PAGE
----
Robert, Basil, and I, joined by a third Canadian Worldloppet Master, Grant McLeod, returned to Italy, on Friday, January 31, 2020, and skied the Toblach marathon from Dobiacco (Toblach) to Cortina d’Ampezzo, the following day. The race recorded its most participants, occasioned by König Ludwig Lauf’s cancellation. It was more fun than can be communicated. The race course follows a decommissioned rail bed, much of its distance. It climbs the first three-quarters. The final 12-kilometers descend into Cortina d’Ampezzo. The racecourse is the most beautiful that I’ve skied. The day was equally stunning. I wondered whether I was dreaming while descending the final kilometers: The moment was too perfect to be true.
I commend a Dolomitenlauf and Marcialonga combination to aspiring skiers or a Marcialonga followed by a Saturday Toblach marathon and Sunday König Ludwig Lauf. The shortcoming of the latter plan is that one cannot combine a Dolomitenlauf with an unskied marathon abroad, subsequently.
If too many marathons are canceled moving forward, Worldloppet will suffer, as everyone will await the eleventh hour before planning trips; pursuing races with snow instead of anticipating Worldloppet is “the ticket to ride”.
The Transjurassienne was canceled on the day that I traveled from Germany to France. The Transjurassienne hasn’t followed its normal racecourse since 2015. The 2016 race imploded because the alternate racecourse announced — never approved by the French Government — went though an endangered bird’s habitat. In 2019, the shorter Freestyle marathon skiers were prohibited from starting, although the longer Freestyle marathon commenced and a number of those starting the longer Freestyle marathon would have followed us, significantly more tired. In 2020, decent snow allowed ample opportunities for alternative racecourses. Seemingly no motivation exists if the Transjurassienne can be canceled, since the French race organization keeps half the entry fee and saves the cost of staging the race.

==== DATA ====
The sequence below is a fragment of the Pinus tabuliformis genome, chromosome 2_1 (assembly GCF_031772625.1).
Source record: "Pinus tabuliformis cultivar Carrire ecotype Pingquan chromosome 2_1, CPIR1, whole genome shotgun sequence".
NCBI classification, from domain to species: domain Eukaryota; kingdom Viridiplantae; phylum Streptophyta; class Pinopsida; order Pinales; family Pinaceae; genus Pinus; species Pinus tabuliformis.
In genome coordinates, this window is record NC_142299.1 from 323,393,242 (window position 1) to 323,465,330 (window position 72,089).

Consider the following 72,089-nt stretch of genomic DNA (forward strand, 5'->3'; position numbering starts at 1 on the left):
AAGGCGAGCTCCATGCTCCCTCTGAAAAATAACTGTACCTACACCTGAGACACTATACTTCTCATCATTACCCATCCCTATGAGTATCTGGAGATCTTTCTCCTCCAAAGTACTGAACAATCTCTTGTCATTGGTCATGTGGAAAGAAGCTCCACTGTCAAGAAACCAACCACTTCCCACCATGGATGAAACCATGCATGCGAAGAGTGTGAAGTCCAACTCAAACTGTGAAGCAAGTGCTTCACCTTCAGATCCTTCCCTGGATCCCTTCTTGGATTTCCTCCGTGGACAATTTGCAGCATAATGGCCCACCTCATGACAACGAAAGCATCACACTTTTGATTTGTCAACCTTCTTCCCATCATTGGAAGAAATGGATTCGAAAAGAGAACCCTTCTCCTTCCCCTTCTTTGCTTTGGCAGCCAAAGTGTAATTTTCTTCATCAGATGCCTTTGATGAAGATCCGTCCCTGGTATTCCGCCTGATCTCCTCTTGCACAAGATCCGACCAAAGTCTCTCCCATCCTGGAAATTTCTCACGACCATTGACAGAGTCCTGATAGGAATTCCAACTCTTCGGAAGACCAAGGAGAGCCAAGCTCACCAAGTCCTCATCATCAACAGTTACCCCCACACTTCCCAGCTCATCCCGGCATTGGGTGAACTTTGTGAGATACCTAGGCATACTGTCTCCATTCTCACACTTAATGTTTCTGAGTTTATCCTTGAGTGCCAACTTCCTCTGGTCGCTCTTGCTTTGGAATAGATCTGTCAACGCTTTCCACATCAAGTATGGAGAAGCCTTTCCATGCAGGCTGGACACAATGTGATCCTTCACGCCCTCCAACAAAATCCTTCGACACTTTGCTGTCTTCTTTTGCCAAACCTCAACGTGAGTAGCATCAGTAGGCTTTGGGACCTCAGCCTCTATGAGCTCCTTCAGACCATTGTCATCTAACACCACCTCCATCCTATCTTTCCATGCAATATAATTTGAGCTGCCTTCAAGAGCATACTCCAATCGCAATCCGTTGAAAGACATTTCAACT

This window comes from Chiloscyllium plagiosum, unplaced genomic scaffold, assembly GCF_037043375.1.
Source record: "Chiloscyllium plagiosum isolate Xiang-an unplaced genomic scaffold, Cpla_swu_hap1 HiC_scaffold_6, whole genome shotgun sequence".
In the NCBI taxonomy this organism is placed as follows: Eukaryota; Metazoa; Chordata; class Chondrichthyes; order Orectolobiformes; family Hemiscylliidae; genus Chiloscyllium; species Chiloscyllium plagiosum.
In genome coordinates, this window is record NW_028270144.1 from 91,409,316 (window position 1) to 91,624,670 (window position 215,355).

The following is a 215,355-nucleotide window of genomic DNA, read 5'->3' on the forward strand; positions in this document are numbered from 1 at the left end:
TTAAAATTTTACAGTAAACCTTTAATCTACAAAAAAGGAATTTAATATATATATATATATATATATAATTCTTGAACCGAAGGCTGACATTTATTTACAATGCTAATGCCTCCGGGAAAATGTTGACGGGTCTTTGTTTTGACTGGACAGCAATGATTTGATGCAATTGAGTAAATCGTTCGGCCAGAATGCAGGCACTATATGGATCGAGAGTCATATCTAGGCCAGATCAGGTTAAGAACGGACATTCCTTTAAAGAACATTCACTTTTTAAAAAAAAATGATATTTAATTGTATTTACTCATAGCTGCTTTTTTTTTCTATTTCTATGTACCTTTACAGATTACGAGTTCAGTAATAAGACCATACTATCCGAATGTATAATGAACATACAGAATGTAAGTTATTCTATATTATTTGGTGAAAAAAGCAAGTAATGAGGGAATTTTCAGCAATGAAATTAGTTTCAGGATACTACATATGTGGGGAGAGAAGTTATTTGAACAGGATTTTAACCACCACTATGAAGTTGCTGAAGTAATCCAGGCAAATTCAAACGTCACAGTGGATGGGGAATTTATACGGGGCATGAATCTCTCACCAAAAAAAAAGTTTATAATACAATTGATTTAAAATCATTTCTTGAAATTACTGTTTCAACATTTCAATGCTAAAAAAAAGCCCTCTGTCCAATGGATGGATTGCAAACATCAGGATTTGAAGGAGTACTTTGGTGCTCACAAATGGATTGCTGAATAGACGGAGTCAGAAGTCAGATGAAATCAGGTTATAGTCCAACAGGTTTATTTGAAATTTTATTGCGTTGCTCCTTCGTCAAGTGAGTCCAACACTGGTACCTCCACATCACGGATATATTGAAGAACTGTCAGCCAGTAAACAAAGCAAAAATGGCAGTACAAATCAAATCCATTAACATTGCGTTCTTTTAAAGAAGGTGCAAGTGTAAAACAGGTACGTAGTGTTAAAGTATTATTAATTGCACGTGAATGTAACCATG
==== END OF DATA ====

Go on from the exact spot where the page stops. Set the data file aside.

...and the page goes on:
The word among overseas skiers is avoid the Transjurassienne and ski the Jizerska 50, held simultaneously.
The Gatineau racecourse is not my favorite. It is as expensive to fly to Ottawa and stay as to go to Europe. The race seems anachronism — stuck in the 1980’s — not advancing while others have. The opinion might differ if one can drive to Ottawa.
I was exhilarated returning to northwest Wisconsin, seeing friends of longstanding, and reliving good times at the Birkie. Like my fifty-year-old Chevy sports coupe, the Birkie is all American, raring to go. Like the fuel injector recently retrofitted onto my Super Sport V-8, improvements at the Birkie ameliorate it.
The flight from my hometown, Jackson, Mississippi, to Minneapolis-St. Paul — via O’Hare — was easy. After an effortless drive to Hayward, I dropped skis at New Moon for waxing and picked up my race bag, on Thursday evening.
After visiting Mary and Jim Krook, with whom I stay, I dined, then walked. Friday, we brunched at the Delta Diner and went to Hayward, before a long walk and dinner.
Saturday morning dawned bright and beautiful. It was a race day on which one knew that everything would cohere before reaching the start.
An American adventure sandwiched between marathons abroad was manna from heaven. It was the weekend of Mardi Gras in New Orleans and the Democratic Caucuses in Nevada, events as American as my Chevy. As in Nevada casinos, “You pay your money. You take your chances.”
One chance at ski races is new skiers, clueless about etiquette and protocol, colliding with other skiers as if bowling balls striking bowling pins. Perhaps first-time skiers at mass start races ought wear distinctive race bibs — signaling to avoid them “like the plague”. Detailed do and don’t lists should be provided.
2020 witnessed worst case scenario. A skier failed to maintain appropriate distance on a short hill. He stepped upon my left ski, causing me to fall. I got up and took two steps, after which my left ski pole snapped in two.